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Building an Autocomplete Library for ANTLR4 Part 5 - Improving the error recovery

In the last post I developed a proof of concept for defining recovery rules. As the name implies, it's a way of telling the ATN how to recover from specific conditions. But as they say, all that glitters is not gold, and the approach I followed has some flaws.

Measuring attempts

For some reason today I feel the need to keep making quotes, so lets say: What doesn’t get measured doesn’t get managed (Does using this quote qualify me as a productivity guru? I could easily talk about Notion 😈).

In order to improve the recovery we need a way of knowing how many recoveries it's actually doing. So I made a debug mode. I created a small class DebugStats that contains the number of times that a rule attempted to recover, which doesn't mean that it did, since the recovery could fail too. It's as simple as making the onFail method call options.debugStats.recovery(rule);

And here I discovered something odd. I stole grabbed the Java grammar in the antlr4-grammars repository and tried the following:

const grammar = givenFiles("JavaLexer.g4", "JavaParser.g4").withRecovery((parser) => {
    const r = {
      ifInRule: parser.RULE_blockStatement, 
      andFindToken: parser.SEMI, 
      thenGoToRule: parser.RULE_blockStatement,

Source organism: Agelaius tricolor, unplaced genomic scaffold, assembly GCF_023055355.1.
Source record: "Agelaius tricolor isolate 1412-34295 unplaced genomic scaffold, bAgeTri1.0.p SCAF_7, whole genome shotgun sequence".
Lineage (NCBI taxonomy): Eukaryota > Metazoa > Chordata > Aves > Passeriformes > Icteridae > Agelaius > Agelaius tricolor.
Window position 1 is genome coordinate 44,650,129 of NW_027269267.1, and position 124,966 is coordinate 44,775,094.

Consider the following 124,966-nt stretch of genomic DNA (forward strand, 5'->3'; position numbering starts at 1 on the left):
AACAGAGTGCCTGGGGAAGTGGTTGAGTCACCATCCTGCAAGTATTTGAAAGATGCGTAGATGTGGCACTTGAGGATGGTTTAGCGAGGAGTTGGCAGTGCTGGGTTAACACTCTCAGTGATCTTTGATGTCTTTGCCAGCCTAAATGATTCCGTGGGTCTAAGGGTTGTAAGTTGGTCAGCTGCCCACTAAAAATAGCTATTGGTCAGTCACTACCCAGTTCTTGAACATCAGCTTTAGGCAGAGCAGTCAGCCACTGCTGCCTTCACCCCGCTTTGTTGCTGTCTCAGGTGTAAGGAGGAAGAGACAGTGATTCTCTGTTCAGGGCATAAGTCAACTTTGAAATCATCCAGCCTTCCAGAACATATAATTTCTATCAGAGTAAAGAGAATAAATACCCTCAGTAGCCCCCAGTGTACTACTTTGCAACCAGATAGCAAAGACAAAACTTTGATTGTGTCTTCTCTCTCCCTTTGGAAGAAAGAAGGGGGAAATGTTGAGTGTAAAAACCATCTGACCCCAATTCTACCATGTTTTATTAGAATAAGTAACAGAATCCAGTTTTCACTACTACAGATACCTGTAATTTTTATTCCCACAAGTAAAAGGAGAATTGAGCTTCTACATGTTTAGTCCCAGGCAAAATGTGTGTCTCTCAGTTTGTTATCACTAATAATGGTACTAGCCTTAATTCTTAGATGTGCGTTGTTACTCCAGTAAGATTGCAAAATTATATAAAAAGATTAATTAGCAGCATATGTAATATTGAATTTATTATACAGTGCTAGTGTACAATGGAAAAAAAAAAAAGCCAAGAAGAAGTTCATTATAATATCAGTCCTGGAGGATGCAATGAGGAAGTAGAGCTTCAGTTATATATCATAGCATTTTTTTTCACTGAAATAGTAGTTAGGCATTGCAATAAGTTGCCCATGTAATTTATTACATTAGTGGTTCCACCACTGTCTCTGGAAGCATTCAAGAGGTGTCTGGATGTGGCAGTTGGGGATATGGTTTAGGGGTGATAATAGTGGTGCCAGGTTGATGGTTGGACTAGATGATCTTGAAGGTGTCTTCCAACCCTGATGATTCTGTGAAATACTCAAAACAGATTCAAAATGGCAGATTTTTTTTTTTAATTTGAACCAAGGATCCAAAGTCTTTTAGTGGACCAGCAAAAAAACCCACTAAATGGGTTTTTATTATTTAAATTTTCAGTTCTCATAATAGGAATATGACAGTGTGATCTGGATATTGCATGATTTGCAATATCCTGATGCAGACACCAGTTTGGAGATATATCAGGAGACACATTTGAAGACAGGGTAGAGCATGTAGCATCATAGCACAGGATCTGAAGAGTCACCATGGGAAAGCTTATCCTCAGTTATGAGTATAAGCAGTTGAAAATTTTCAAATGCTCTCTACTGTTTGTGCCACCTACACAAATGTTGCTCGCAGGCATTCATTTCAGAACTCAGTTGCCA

skipOne: true};  
    return [r];
let debugStats = await grammar.whenInput(`class HelloWorld {
  ${`public static void main(String[] args) {
  public static void main(String[] args) {
      // It's missing a ) and yet it advances to the next statement and autocompletes it correctly.

This example defines 200 methods CORRECTLY, then starts one more method with a syntactically incorrect statement, and finally adds a unfinished statement, which is where the cursor is. The test passes and gives the expected result, but how many times it should have tried to recover? Obviously one, in the only syntactically incorrect spot, right? Well...


201 FREAKING TIMES? <lie>WOW That was unexpected</lie> So what's happening? And is it a coincidence that there are 200 hundred more methods than it should and I defined precisely 200 hundred syntactically valid methods before the one that fails? Is it a conspiracy?🛸🛸🛸🛸

Let's take a look at where the rule blockStatement is used in the grammar:

    : '{' blockStatement* '}'

The key to why it's trying to recover so many times is in the asterisk, which you should already know that means "match 0 or more blockStatement. The thing is, once it ends one blockStatement it has two choices: Enter the same rule again, or go to the }. So which one it chooses? Both. As I have already mentioned a hundred times in these posts, we are traversing the ATN exhaustively meaning it checks boths options.